Civil case with main hearing - case preparation

If the claimant is represented by a lawyer, it will usually be the lawyer who files the pleading. The Dispute Act gives claimants with no lawyer the right to file a verbal pleading by personally attending the court. That right infers that the pleading will be issued in writing. Section 9-2 of the Dispute Act (link to the Dispute Act on applies certain criteria to filing a pleading. The pleading must provide the grounds for a reasonable hearing of the case. The actual or legal grounds for the pleading must be formulated such that the defendant can understand them and prepare for the case. The pleading must contain the exact details of the claim the claimant seeks judgement for. ‘The claim’ is defined as the result a party wants the court to arrive at to conclude the case.


See form for filing a pleading and defence and reply (Word) that can be used by a self-represented claimant (representing themselves instead of using a lawyer).


Once the pleading has arrived at the court, the judge will check whether it fulfils the criteria of the act. If not, the case will be rejected.  If it does, it will be forwarded to the defendant. The defendant will be given a date by which to respond, usually three weeks. If the defendant rejects the claim the claimant has made, he/she must say so in the defence and reply. If the defendant has no lawyer, he/she can make a verbal defence and reply by attending the court in person. In common with the pleading, the defence and reply should be concluded with a claim (counterclaim). If the defendant does not submit a defence and reply before the deadline given, the claimant can ask the court to rule in compliance with his/her claim. This is called judgement in absentia.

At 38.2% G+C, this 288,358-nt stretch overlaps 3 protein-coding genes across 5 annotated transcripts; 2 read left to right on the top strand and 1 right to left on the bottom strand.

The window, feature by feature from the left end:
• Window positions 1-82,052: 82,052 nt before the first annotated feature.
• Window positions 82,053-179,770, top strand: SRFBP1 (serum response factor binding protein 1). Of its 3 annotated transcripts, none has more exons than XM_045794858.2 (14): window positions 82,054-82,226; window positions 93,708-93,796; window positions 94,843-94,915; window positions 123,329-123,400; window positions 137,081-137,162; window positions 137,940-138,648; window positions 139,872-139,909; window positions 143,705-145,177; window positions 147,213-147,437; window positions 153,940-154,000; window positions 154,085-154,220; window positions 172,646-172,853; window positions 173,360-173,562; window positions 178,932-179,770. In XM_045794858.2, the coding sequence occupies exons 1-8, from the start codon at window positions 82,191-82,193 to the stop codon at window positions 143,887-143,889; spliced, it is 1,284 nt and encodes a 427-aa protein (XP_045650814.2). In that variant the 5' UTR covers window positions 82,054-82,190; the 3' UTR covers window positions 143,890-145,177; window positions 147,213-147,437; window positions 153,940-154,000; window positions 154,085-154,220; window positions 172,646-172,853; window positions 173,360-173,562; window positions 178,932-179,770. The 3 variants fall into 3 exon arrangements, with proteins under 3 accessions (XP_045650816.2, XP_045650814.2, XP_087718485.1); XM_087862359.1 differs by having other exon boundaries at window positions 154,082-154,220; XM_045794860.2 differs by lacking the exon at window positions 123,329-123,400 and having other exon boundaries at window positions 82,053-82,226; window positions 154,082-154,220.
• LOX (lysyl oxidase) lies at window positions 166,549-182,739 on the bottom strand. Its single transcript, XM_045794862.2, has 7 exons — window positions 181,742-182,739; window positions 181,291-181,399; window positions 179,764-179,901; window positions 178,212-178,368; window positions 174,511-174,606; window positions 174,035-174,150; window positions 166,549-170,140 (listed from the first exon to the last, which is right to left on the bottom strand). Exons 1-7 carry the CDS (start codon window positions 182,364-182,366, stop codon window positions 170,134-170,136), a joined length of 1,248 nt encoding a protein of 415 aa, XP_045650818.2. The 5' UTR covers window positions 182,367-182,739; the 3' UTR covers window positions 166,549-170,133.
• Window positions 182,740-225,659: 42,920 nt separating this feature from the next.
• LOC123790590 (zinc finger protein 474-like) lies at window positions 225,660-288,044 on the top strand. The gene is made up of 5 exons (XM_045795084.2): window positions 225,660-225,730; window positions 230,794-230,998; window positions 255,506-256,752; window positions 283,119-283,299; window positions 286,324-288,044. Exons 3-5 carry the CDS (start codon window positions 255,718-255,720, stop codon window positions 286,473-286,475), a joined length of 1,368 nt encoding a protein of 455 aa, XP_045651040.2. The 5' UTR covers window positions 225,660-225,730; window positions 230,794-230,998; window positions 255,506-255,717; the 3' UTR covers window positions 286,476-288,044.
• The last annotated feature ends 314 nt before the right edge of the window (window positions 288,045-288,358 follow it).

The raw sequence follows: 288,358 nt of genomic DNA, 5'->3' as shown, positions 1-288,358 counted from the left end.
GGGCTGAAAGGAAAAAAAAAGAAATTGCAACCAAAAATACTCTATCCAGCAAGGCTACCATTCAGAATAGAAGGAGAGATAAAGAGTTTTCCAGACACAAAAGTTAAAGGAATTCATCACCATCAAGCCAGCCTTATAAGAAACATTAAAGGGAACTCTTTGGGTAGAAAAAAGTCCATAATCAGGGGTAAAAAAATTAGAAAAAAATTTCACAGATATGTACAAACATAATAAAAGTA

Once the claimant has submitted a defence and reply, the court will make a plan for considering the case once it has had discussions with the parties. The discussions must decide whether the case should be referred to court sponsored mediation and whether written submissions should be given. Other points considered are which evidence to submit, how it should be submitted, whether it needs inspection and whether expert witnesses are needed. A date must also be found for when the main hearing (court case) should start. This discussion can take place via telephone or video conference.

Evidence and claims submitted in advance


A basic principle of Norwegian law is that the parties must be aware of the claims and evidence that will be presented in court in advance. This helps the parties prepare their case as well as possible. In order to avoid any delay or postponement for main hearing in an ordinary process or court hearing for final consideration in a small claims process, the parties have to submit their claims and counterclaims well in advance of the court hearing. It is important that written evidence is presented at the stage of case preparation. Written evidence presented for the first time during the main hearing can be rejected, or cause the case to be postponed.

Conclusion of case preparation

Case preparation must be concluded two weeks before the main hearing unless the court decides otherwise. The court will usually require the parties to submit a final submission before case preparations are concluded. This is described in section 9-10 of the Dispute Act. Final submissions should ideally be no more than one page, and should give brief details of the claim, actual and legal grounds and the evidence the parties wish to present in the main hearing. Final submissions will usually be accompanied by proposals for a timescale for the main hearing.

How do main hearings take place?